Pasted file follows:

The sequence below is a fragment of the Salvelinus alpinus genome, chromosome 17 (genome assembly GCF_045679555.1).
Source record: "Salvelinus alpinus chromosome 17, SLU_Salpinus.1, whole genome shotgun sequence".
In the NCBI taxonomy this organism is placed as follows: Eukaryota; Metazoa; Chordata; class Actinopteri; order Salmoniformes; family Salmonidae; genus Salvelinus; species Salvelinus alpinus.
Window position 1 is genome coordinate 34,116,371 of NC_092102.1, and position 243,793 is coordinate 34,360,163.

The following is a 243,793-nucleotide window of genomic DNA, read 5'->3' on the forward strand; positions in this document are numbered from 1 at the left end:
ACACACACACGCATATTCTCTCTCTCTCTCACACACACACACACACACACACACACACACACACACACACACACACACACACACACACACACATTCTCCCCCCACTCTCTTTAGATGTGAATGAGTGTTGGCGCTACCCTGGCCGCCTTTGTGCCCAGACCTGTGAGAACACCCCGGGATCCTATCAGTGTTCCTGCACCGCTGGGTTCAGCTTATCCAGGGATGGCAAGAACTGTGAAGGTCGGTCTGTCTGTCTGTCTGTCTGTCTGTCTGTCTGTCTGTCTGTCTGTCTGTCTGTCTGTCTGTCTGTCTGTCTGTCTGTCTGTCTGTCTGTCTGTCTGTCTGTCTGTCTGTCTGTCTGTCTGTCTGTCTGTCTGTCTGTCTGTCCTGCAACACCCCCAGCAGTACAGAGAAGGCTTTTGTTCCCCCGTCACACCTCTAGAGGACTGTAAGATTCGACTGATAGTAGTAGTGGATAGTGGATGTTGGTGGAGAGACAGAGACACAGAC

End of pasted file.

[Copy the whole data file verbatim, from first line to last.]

The sequence below is a fragment of the Salvelinus alpinus genome, chromosome 17 (genome assembly GCF_045679555.1).
Source record: "Salvelinus alpinus chromosome 17, SLU_Salpinus.1, whole genome shotgun sequence".
In the NCBI taxonomy this organism is placed as follows: Eukaryota; Metazoa; Chordata; class Actinopteri; order Salmoniformes; family Salmonidae; genus Salvelinus; species Salvelinus alpinus.
Window position 1 is genome coordinate 34,116,371 of NC_092102.1, and position 243,793 is coordinate 34,360,163.

The following is a 243,793-nucleotide window of genomic DNA, read 5'->3' on the forward strand; positions in this document are numbered from 1 at the left end:
ACACACACACGCATATTCTCTCTCTCTCTCACACACACACACACACACACACACACACACACACACACACACACACACACACACACACACACATTCTCCCCCCACTCTCTTTAGATGTGAATGAGTGTTGGCGCTACCCTGGCCGCCTTTGTGCCCAGACCTGTGAGAACACCCCGGGATCCTATCAGTGTTCCTGCACCGCTGGGTTCAGCTTATCCAGGGATGGCAAGAACTGTGAAGGTCGGTCTGTCTGTCTGTCTGTCTGTCTGTCTGTCTGTCTGTCTGTCTGTCTGTCTGTCTGTCTGTCTGTCTGTCTGTCTGTCTGTCTGTCTGTCTGTCTGTCTGTCTGTCTGTCTGTCTGTCTGTCTGTCTGTCTGTCTGTCTGTCCTGCAACACCCCCAGCAGTACAGAGAAGGCTTTTGTTCCCCCGTCACACCTCTAGAGGACTGTAAGATTCGACTGATAGTAGTAGTGGATAGTGGATGTTGGTGGAGAGACAGAGACACAGAC